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New and Selected Poems: Volume One by Mary…
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New and Selected Poems: Volume One (1992)

by Mary Oliver

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I liked these poems but didn't fall head over heels. Oliver is a bit too religious for my tastes, though her natural world is one I recognize and feel at home in. Her eye is keen, her voice assured. A couple of her verses will stay with me. ( )
  satyridae | Apr 5, 2013 |
If you like nature and poetry, you'll love Mary Oliver. She seems to be able to say what I just can't express. Balm for the soul.
  tmousecmouse | Jan 2, 2009 |
I will always tag this one "currently reading". It is by my bedside and the book I pick up to read a page or two for comfort, to provoke thought, or just to relax. Mary Oliver is one of my favorite poets. ( )
  poolays | Apr 26, 2008 |
Mary Oliver is a national treasure. Reading her poetry quickens the pulse widens your eyesight, extends your hearing & makes you more aware of the world that surrounds you. Her nature poetry stuns with the clarity of Keats & Frost :
from "Hummingbird Pauses at the Trumpet Vine"
...the hummingbird comes
like a small green angel, to soak
his dark tongue
in happiness--
Or "The Swan "
...something comes floating--a slim
and delicate

ship, filled
with white flowers--

Mary Oliver's "New & Collected Poems won the 1992 National Book award & also the Pulitzer prize for poetry. ( )
1 vote MarianV | Jul 26, 2007 |
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For Molly Malone Cook
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All afternoon it rained, then
such power came down from the clouds
on a yellow thread,
as authoritative as God is supposed to be.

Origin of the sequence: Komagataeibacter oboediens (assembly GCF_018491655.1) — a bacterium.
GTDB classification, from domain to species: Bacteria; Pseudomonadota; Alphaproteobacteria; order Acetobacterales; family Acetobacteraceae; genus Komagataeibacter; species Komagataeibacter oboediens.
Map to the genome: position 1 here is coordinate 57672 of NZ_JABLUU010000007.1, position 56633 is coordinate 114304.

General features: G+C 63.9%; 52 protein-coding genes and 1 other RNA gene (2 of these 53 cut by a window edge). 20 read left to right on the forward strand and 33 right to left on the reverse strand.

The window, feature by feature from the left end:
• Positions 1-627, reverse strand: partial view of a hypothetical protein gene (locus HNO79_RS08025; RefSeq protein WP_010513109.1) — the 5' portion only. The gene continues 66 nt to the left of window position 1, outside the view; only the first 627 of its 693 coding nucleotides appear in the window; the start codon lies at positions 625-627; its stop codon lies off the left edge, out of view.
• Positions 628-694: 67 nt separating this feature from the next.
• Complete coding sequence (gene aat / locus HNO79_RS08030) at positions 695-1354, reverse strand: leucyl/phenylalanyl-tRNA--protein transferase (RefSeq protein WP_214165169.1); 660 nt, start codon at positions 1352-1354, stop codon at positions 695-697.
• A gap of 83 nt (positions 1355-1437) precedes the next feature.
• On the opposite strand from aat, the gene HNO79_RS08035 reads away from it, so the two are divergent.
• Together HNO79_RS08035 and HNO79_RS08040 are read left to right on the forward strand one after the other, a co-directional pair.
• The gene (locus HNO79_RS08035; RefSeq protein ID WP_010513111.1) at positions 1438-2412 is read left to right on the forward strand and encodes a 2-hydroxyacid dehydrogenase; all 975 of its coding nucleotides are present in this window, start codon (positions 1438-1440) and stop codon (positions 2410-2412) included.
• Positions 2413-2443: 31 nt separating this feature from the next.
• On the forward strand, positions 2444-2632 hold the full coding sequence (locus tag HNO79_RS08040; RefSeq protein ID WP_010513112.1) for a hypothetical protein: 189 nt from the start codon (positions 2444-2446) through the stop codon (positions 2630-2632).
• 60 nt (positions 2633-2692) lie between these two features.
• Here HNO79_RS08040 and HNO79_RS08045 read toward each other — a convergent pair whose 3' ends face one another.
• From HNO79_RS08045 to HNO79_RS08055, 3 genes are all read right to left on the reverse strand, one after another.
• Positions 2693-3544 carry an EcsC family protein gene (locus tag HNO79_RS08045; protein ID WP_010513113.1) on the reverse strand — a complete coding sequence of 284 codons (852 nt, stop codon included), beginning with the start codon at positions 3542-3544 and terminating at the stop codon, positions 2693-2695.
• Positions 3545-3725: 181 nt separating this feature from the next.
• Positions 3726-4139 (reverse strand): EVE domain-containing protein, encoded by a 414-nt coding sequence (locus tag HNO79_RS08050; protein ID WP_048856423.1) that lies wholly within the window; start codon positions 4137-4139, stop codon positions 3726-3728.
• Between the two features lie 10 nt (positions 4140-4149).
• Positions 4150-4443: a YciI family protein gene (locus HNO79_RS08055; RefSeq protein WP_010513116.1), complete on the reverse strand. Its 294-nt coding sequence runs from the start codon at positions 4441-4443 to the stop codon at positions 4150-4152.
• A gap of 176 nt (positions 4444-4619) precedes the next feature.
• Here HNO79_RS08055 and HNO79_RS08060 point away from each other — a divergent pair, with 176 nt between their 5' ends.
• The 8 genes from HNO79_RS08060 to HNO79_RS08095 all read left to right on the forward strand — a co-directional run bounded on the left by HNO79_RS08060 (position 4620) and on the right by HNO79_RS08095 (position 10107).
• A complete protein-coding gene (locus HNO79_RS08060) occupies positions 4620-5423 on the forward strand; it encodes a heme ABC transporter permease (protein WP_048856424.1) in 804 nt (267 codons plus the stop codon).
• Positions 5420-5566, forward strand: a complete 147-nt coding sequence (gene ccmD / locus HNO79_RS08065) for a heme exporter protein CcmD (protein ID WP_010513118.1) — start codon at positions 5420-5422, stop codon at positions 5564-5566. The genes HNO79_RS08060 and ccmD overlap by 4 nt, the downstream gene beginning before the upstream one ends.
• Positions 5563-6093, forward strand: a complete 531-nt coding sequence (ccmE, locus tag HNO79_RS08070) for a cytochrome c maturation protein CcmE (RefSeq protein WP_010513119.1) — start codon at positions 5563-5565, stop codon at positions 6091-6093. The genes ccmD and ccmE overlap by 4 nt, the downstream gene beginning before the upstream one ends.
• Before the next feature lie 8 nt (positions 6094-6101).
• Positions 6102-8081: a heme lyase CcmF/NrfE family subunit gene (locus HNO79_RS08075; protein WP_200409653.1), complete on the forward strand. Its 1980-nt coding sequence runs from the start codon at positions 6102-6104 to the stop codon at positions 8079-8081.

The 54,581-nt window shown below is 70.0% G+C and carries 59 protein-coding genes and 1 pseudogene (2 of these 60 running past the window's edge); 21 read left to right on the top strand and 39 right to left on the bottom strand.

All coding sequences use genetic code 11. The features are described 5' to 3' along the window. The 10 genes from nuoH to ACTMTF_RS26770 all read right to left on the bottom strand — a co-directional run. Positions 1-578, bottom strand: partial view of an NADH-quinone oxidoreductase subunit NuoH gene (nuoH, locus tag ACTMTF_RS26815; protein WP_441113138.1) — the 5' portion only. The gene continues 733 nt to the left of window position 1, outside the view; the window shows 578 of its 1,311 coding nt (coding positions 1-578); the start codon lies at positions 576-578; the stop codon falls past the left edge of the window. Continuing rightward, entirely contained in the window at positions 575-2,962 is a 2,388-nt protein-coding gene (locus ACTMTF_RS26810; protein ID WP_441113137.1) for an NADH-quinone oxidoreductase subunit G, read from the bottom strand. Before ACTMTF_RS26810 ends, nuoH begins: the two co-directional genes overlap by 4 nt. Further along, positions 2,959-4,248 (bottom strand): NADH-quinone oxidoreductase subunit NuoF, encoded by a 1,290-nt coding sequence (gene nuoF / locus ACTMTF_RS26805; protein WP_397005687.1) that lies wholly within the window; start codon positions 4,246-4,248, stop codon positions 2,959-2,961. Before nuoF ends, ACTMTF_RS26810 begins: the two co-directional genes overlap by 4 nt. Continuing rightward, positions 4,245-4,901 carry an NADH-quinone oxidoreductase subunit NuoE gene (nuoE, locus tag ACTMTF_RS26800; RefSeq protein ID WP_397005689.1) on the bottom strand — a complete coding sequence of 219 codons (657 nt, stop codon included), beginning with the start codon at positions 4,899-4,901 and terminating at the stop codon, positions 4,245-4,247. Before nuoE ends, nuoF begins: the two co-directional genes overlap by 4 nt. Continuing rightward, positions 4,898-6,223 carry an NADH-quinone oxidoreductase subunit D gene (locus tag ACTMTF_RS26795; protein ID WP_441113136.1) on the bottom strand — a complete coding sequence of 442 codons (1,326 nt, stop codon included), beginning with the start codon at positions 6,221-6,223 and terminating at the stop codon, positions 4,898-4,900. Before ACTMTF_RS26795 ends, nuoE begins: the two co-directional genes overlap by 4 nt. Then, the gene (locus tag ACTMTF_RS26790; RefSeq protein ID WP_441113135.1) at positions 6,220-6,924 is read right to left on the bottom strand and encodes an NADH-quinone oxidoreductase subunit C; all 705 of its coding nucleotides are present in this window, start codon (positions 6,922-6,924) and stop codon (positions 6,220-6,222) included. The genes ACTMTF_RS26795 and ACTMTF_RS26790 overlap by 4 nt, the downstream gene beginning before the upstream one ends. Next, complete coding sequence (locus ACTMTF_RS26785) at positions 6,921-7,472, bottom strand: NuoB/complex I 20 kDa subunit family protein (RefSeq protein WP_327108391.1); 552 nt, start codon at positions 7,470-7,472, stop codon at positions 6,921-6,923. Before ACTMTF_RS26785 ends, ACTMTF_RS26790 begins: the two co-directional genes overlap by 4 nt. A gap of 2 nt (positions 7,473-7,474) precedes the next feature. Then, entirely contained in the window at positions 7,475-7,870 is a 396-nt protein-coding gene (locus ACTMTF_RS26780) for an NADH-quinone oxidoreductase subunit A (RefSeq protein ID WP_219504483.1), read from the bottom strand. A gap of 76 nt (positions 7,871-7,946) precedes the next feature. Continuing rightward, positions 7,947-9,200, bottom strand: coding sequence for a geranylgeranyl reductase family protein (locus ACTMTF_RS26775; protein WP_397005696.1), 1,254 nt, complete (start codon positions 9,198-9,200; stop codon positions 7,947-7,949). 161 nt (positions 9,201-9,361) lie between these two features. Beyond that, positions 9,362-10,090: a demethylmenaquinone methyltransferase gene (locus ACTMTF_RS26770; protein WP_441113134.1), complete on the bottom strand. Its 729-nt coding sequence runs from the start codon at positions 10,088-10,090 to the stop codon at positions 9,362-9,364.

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Amazon.com Product Description (ISBN 0807068772, Paperback)

When New and Selected Poems, Volume One was originally published in 1992, Mary Oliver was awarded the National Book Award. In the fourteen years since its initial appearance it has become one of the best-selling volumes of poetry in the country. This collection features thirty poems published only in this volume as well as selections from the poet's first eight books.

Mary Oliver's perceptive, brilliantly crafted poems about the natural landscape and the fundamental questions of life and death have won high praise from critics and readers alike. "Do you love this world?" she interrupts a poem about peonies to ask the reader. "Do you cherish your humble and silky life?" She makes us see the extraordinary in our everyday lives, how something as common as light can be "an invitation/to happiness,/and that happiness,/when it's done right,/is a kind of holiness,/palpable and redemptive." She illuminates how a near miss with an alligator can be the catalyst for seeing the world "as if for the second time/the way it really is." Oliver's passionate demonstrations of delight are powerful reminders of the bond between every individual, all living things, and the natural world.

(retrieved from Amazon Mon, 30 Sep 2013 13:32:22 -0400)

(see all 2 descriptions)

One of the astonishing aspects of [Oliver's] work is the consistency of tone over this long period. What changes is an increased focus on nature and an increased precision with language that has made her one of our very best poets. . . . These poems sustain us rather than divert us. Although few poets have fewer human beings in their poems than Mary Oliver, it is ironic that few poets also go so far to help us forward.… (more)

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Beacon Press

Two editions of this book were published by Beacon Press.

Editions: 0807068772, 0807068780

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